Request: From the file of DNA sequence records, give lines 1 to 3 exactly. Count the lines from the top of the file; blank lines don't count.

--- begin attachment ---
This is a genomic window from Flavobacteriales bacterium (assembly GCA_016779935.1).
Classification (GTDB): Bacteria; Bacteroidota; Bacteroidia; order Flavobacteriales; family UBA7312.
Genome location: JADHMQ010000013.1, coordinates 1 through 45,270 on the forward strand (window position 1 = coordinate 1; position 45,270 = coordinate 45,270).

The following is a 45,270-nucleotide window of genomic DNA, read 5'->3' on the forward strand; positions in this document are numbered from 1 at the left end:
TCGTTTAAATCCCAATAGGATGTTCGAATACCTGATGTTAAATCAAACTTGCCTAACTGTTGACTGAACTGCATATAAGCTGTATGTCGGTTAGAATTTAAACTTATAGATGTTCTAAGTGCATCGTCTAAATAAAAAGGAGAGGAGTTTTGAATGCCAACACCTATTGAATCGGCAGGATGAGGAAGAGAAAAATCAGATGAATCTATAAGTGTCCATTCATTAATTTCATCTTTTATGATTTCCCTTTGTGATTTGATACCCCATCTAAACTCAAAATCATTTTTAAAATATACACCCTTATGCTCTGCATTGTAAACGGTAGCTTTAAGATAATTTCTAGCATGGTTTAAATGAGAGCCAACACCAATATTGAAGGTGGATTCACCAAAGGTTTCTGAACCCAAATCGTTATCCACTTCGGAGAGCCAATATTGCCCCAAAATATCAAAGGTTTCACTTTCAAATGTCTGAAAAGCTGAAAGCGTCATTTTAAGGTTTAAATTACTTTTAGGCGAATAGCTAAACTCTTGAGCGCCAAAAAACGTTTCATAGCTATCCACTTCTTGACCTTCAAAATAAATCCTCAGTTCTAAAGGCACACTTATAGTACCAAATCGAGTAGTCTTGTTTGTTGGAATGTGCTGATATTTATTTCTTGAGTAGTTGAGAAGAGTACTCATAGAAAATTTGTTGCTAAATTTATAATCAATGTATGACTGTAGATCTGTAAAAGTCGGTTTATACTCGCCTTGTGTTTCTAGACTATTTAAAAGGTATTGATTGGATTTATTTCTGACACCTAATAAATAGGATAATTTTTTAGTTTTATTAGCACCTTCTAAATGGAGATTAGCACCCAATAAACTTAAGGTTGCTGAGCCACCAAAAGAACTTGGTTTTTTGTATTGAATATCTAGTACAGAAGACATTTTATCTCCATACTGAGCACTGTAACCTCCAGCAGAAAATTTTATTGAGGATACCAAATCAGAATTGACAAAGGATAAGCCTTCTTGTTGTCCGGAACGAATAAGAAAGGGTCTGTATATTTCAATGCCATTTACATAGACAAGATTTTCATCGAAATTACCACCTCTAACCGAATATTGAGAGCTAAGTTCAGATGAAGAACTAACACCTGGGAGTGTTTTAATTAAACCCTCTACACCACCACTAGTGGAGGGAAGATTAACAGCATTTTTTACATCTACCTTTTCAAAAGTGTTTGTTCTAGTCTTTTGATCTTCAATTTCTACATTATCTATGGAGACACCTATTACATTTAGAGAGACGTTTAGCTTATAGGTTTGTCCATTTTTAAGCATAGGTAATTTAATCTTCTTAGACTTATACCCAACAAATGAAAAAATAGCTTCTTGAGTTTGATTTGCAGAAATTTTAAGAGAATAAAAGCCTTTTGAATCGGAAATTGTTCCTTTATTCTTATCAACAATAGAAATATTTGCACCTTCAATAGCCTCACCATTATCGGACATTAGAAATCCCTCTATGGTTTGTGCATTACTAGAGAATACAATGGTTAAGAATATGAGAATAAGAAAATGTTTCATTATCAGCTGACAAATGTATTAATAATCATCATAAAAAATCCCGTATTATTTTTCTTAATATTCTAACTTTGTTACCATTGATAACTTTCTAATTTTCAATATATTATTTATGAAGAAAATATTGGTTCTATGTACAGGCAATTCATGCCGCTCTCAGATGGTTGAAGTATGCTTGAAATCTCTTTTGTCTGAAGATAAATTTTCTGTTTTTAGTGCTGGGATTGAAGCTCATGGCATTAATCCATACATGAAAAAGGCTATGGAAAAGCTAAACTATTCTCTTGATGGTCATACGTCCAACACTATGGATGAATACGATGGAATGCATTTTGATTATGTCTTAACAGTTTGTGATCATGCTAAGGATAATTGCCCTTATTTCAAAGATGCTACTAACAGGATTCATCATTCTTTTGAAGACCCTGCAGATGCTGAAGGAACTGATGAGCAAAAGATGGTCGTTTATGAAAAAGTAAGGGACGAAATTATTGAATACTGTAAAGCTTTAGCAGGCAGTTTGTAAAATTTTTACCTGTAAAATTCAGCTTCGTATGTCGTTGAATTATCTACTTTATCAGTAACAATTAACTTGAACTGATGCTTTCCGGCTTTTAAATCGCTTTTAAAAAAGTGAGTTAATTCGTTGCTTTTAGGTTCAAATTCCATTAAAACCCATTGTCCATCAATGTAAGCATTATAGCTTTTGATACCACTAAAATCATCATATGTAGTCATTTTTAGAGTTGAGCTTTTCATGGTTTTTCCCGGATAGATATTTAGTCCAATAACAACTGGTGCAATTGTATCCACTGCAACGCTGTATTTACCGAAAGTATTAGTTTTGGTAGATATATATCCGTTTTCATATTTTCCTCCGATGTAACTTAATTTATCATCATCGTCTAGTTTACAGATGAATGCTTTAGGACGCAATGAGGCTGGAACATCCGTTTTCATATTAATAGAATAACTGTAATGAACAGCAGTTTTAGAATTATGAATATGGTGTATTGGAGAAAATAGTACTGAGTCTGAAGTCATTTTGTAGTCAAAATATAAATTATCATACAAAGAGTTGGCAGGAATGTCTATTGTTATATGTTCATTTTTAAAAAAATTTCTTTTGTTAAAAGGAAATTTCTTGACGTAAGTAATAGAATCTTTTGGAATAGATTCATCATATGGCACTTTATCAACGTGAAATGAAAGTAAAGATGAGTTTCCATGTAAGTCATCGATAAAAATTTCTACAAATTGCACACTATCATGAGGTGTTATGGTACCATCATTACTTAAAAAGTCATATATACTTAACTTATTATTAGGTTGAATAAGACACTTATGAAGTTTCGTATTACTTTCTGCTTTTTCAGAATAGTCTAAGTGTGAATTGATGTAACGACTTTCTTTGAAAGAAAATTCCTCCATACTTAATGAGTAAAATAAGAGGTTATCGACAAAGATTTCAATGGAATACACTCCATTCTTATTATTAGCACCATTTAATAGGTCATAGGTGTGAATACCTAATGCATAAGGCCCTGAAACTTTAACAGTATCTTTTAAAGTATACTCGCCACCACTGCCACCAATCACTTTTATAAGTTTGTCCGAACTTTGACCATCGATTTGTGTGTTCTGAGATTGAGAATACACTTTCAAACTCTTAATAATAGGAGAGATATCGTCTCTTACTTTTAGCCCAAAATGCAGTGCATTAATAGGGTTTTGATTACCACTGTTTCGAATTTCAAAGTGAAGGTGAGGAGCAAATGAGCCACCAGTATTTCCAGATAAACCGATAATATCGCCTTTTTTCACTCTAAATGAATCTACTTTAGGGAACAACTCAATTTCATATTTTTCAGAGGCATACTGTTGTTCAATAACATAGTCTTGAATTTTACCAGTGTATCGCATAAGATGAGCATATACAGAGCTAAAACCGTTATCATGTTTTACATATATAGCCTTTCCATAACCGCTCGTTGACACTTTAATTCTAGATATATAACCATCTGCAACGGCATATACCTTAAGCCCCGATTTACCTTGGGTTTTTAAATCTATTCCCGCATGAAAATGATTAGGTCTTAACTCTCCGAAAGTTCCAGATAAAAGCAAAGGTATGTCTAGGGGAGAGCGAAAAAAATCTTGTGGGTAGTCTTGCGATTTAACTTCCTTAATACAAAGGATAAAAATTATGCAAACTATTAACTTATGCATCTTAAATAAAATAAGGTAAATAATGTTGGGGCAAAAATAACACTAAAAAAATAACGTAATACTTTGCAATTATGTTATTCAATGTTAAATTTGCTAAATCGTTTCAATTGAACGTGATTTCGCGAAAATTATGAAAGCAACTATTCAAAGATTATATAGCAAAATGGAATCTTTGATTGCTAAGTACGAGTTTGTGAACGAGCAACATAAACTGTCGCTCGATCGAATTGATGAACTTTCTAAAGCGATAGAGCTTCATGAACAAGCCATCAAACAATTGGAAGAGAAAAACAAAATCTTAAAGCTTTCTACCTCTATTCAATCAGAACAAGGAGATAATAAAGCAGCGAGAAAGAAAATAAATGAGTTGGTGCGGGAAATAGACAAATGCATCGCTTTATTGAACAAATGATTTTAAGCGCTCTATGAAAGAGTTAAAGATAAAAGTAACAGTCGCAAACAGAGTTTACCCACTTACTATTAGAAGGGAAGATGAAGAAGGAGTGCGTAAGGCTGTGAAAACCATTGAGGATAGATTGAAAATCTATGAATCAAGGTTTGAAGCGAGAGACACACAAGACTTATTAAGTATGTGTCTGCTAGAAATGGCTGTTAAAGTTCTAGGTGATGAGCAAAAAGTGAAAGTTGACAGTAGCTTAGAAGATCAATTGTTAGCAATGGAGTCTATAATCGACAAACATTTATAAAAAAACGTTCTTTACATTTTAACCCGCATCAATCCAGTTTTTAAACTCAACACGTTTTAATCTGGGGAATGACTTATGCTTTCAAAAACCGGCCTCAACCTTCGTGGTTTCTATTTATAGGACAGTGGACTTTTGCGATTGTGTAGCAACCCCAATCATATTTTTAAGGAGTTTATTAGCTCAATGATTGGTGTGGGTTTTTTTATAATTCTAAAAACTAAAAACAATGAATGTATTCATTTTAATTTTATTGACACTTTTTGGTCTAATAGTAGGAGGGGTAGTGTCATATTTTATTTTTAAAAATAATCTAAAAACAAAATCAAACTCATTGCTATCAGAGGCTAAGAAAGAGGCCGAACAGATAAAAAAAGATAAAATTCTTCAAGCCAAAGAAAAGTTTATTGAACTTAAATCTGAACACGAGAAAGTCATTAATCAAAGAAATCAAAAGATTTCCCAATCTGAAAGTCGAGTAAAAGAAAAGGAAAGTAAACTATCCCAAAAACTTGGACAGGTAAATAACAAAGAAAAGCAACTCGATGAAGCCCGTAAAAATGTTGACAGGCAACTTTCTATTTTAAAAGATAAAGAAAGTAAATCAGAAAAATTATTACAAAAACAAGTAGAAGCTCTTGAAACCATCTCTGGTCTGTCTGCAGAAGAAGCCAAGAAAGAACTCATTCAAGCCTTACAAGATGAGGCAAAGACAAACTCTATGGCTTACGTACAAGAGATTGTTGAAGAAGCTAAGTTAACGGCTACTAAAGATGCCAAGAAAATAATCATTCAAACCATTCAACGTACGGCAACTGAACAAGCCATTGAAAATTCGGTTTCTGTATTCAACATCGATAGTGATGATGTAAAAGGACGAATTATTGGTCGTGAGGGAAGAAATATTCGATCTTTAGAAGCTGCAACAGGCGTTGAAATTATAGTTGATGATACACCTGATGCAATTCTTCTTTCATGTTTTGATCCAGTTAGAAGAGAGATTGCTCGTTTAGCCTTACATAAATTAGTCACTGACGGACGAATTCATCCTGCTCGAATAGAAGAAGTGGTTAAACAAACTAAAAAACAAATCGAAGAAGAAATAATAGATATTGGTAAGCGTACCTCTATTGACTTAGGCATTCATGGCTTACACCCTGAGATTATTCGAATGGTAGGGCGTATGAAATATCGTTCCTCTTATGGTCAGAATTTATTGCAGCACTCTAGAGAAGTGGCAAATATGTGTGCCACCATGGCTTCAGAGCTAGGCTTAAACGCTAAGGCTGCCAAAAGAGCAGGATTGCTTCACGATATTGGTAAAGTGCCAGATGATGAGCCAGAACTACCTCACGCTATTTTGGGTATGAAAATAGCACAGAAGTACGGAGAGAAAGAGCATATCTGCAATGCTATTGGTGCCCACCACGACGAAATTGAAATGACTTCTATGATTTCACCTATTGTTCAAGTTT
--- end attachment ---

This is a genomic window from Flavobacteriales bacterium (assembly GCA_016779935.1).
Classification (GTDB): Bacteria; Bacteroidota; Bacteroidia; order Flavobacteriales; family UBA7312.
Genome location: JADHMQ010000013.1, coordinates 1 through 45,270 on the forward strand (window position 1 = coordinate 1; position 45,270 = coordinate 45,270).